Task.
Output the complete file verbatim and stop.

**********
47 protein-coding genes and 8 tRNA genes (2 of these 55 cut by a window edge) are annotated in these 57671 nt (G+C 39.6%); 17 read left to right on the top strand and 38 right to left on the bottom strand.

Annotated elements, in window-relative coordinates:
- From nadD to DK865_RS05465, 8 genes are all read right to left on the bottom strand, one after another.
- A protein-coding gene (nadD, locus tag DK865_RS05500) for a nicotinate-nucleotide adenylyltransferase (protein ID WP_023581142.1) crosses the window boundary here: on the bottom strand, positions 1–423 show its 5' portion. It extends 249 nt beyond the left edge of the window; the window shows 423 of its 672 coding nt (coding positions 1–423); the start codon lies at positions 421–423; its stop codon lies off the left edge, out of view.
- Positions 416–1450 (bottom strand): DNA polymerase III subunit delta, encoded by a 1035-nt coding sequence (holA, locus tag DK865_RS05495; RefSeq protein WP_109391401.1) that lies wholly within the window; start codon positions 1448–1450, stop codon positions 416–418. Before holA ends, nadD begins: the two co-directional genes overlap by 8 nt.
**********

47 protein-coding genes and 8 tRNA genes (2 of these 55 cut by a window edge) are annotated in these 57671 nt (G+C 39.6%); 17 read left to right on the top strand and 38 right to left on the bottom strand.

Annotated elements, in window-relative coordinates:
- From nadD to DK865_RS05465, 8 genes are all read right to left on the bottom strand, one after another.
- A protein-coding gene (nadD, locus tag DK865_RS05500) for a nicotinate-nucleotide adenylyltransferase (protein ID WP_023581142.1) crosses the window boundary here: on the bottom strand, positions 1–423 show its 5' portion. It extends 249 nt beyond the left edge of the window; the window shows 423 of its 672 coding nt (coding positions 1–423); the start codon lies at positions 421–423; its stop codon lies off the left edge, out of view.
- Positions 416–1450 (bottom strand): DNA polymerase III subunit delta, encoded by a 1035-nt coding sequence (holA, locus tag DK865_RS05495; RefSeq protein WP_109391401.1) that lies wholly within the window; start codon positions 1448–1450, stop codon positions 416–418. Before holA ends, nadD begins: the two co-directional genes overlap by 8 nt.